(Photos/videos courtesy NHRA)

NHRA: Millican, Hagan, Nobile, Savoie all No. 1 after 2nd day of U.S. Nationals qualifying

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BROWNSBURG, INDIANA – There’s one more day to go to determine who will get to dance in Monday’s final eliminations of the “Big Go.”

The “Big Go” is the nickname for the biggest race of the NHRA season, the 62nd Chevrolet Performance U.S. Nationals at Lucas Oil Raceway.

After the first three qualifying rounds (one on Friday, two on Saturday), here’s how each class stacks up heading into Sunday’s final two rounds of qualifying:

TOP FUEL: Clay Millican (with a track record 3.692 elapsed time), Steve Torrence, Brittany Force, Tony Schumacher, Antron Brown, Doug Kalitta, Shawn Langdon, Morgan Lucas, J.R. Todd, Leah Pritchett, Richie Crampton and TJ Zizzo.

FUNNY CAR: Matt Hagan, Jack Beckman (with a track speed record of 333.08 mph), Ron Capps, Courtney Force, Tommy Johnson Jr., John Force, Del Worsham, Robert Hight, Tim Wilkerson, Alexis DeJoria, John Hale and Jim Campbell.

Of note: two-time champion Cruz Pedregon has struggled during qualifying and sits 18th on the grid after Saturday.

PRO STOCK: Vincent Nobile, Shane Gray, Greg Anderson, Bo Butner, Alex Laughlin, Jason Line, Allen Johnson, Aaron Strong, Matt Hartford, Chris McGaha, Deric Kramer and Erica Enders.

Sitting below the qualifying cutoff line includes Jeg Coughlin and Drew Skillman.

PRO STOCK MOTORCYCLE: Jerry Savoie, Angelle Sampey, Eddie Krawiec, Andrew Hines, Cory Reed, LE Tonglet, Hector Arana Jr., Chip Ellis, Matt Smith, Jim Underdahl, Hector Arana and Michael Ray.

Below the qualifying cutoff line include Steve Johnson, Karen Stoffer, Scotty Pollacheck and Angie Smith.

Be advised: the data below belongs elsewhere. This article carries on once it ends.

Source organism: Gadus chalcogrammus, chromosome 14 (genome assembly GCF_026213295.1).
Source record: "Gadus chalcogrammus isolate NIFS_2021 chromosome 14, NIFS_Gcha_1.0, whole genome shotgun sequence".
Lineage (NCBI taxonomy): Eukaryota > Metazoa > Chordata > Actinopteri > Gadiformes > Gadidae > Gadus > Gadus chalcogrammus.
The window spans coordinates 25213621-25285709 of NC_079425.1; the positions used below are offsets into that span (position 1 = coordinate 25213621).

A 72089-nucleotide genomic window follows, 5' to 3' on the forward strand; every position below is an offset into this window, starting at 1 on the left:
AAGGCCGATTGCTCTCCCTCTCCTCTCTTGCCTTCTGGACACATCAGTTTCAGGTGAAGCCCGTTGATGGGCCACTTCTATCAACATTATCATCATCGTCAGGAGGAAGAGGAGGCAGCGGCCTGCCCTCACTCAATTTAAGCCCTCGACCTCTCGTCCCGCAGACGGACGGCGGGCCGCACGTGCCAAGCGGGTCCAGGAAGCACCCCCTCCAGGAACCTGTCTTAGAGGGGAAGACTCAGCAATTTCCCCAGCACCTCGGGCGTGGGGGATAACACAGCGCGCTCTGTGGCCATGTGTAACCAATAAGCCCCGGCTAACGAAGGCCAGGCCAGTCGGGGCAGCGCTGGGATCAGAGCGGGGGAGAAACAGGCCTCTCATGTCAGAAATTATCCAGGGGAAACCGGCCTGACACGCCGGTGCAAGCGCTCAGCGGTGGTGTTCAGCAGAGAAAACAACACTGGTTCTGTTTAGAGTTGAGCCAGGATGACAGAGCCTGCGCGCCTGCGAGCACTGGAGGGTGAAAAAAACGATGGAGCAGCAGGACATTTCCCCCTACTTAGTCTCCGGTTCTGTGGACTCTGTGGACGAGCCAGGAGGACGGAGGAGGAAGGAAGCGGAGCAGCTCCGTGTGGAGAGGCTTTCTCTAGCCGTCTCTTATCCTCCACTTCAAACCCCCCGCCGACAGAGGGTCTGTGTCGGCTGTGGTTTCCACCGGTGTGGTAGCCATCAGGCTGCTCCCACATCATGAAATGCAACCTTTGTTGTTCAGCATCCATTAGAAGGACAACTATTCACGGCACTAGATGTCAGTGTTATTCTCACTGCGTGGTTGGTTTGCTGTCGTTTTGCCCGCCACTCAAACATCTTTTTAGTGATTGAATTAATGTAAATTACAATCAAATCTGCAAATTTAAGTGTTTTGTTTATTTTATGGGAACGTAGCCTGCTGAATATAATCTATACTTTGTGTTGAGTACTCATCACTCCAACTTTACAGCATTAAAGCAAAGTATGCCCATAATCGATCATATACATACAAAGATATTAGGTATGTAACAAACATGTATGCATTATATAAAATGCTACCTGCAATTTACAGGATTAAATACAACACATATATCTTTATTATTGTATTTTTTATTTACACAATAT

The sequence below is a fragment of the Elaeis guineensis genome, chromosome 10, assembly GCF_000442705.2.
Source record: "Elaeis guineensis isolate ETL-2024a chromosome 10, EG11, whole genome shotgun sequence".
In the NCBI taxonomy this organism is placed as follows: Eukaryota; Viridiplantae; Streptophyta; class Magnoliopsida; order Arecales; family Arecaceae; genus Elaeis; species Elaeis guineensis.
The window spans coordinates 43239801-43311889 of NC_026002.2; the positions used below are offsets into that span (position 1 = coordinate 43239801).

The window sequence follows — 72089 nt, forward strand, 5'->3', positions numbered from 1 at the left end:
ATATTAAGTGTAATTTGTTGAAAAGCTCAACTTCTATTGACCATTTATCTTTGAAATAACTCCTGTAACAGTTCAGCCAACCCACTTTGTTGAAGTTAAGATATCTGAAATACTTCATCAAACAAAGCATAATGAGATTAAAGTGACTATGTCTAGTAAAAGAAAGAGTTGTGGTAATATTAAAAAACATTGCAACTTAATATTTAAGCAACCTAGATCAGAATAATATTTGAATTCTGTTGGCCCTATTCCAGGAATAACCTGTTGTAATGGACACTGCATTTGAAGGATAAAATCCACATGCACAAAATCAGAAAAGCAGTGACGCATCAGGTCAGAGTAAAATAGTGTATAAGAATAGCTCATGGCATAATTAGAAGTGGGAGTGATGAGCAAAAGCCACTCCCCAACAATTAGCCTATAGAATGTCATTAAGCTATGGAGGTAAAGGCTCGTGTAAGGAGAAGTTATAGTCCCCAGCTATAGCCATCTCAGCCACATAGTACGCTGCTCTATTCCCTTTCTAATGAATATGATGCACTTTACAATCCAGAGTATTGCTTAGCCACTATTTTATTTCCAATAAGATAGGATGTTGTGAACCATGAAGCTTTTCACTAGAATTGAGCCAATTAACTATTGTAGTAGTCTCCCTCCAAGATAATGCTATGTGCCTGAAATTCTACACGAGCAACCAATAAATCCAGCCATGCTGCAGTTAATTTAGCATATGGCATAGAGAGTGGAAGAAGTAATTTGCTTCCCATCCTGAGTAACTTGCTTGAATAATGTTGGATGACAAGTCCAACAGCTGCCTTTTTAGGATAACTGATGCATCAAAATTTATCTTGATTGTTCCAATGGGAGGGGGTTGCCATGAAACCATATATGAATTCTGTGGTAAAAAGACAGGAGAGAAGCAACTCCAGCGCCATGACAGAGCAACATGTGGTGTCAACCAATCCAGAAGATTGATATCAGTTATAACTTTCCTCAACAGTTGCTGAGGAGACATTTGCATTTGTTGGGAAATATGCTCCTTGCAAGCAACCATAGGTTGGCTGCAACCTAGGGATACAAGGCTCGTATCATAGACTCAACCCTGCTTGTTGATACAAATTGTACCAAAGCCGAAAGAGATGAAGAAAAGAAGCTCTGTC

SATURDAY’S RESULTS AFTER THE FIRST THREE OF FIVE ROUNDS OF QUALIFYING:

Top Fuel — 1. Clay Millican, 3.692 seconds, 318.77 mph; 2. Steve Torrence, 3.702, 328.54; 3. Brittany Force, 3.706, 326.00; 4. Tony Schumacher, 3.717, 330.31; 5. Antron Brown, 3.725, 326.00; 6. Doug Kalitta, 3.726, 324.67; 7. Shawn Langdon, 3.731, 327.11; 8. Morgan Lucas, 3.732, 326.63; 9. J.R. Todd, 3.734, 319.37; 10. Leah Pritchett, 3.738, 329.75; 11. Richie Crampton, 3.772, 319.52; 12. T.J. Zizzo, 3.772, 319.82.  Not Qualified: 13. Tripp Tatum, 3.785, 326.00; 14. Terry McMillen, 3.796, 316.45; 15. Wayne Newby, 3.819, 300.00; 16. Bruce Litton, 3.824, 319.14; 17. Luigi Novelli, 3.898, 305.29; 18. Pat Dakin, 4.091, 218.30; 19. Terry Haddock, 4.587, 171.40; 20. Chris Karamesines, 13.701, 56.24.

Funny Car — 1. Matt Hagan, Dodge Charger, 3.858, 330.80; 2. Jack Beckman, Charger, 3.859, 333.08; 3. Ron Capps, Charger, 3.861, 325.30; 4. Courtney Force, Chevy Camaro, 3.867, 327.11; 5. Tommy Johnson Jr., Charger, 3.868, 329.99; 6. John Force, Camaro, 3.872, 329.58; 7. Del Worsham, Toyota Camry, 3.874, 328.86; 8. Robert Hight, Camaro, 3.881, 330.31; 9. Tim Wilkerson, Ford Mustang, 3.934, 328.46; 10. Alexis DeJoria, Camry, 3.951, 323.89; 11. John Hale, Charger, 3.969, 318.24; 12. Jim Campbell, Charger, 3.977, 315.56.  Not Qualified: 13. John Bojec, 4.007, 299.86; 14. Bob Bode, 4.143, 271.57; 15. Dave Richards, 4.242, 237.67; 16. Justin Schriefer, 4.381, 276.58; 17. Chad Head, 4.449, 194.02; 18. Cruz Pedregon, 7.720, 84.09; 19. Tim Gibbons, 8.594, 84.94.

Pro Stock — 1. Vincent Nobile, Chevy Camaro, 6.582, 210.05; 2. Shane Gray, Camaro, 6.589, 209.52; 3. Greg Anderson, Camaro, 6.593, 209.72; 4. Bo Butner, Camaro, 6.596, 209.69; 5. Alex Laughlin, Camaro, 6.606, 209.20; 6. Jason Line, Camaro, 6.611, 209.52; 7. Allen Johnson, Dodge Dart, 6.611, 208.71; 8. Aaron Strong, Camaro, 6.634, 208.01; 9. Matt Hartford, Camaro, 6.636, 208.14; 10. Chris McGaha, Camaro, 6.637, 208.59; 11. Deric Kramer, Dart, 6.640, 207.56; 12. Erica Enders, Dart, 6.648, 208.14.  Not Qualified: 13. Jeg Coughlin, 6.666, 207.05; 14. Drew Skillman, 6.667, 207.94; 15. Kenny Delco, 6.670, 207.34; 16. Shane Tucker, 6.701, 206.80; 17. Curt Steinbach, 6.711, 204.94; 18. Alan Prusiensky, 6.713, 205.94; 19. John Gaydosh Jr, 6.731, 205.07.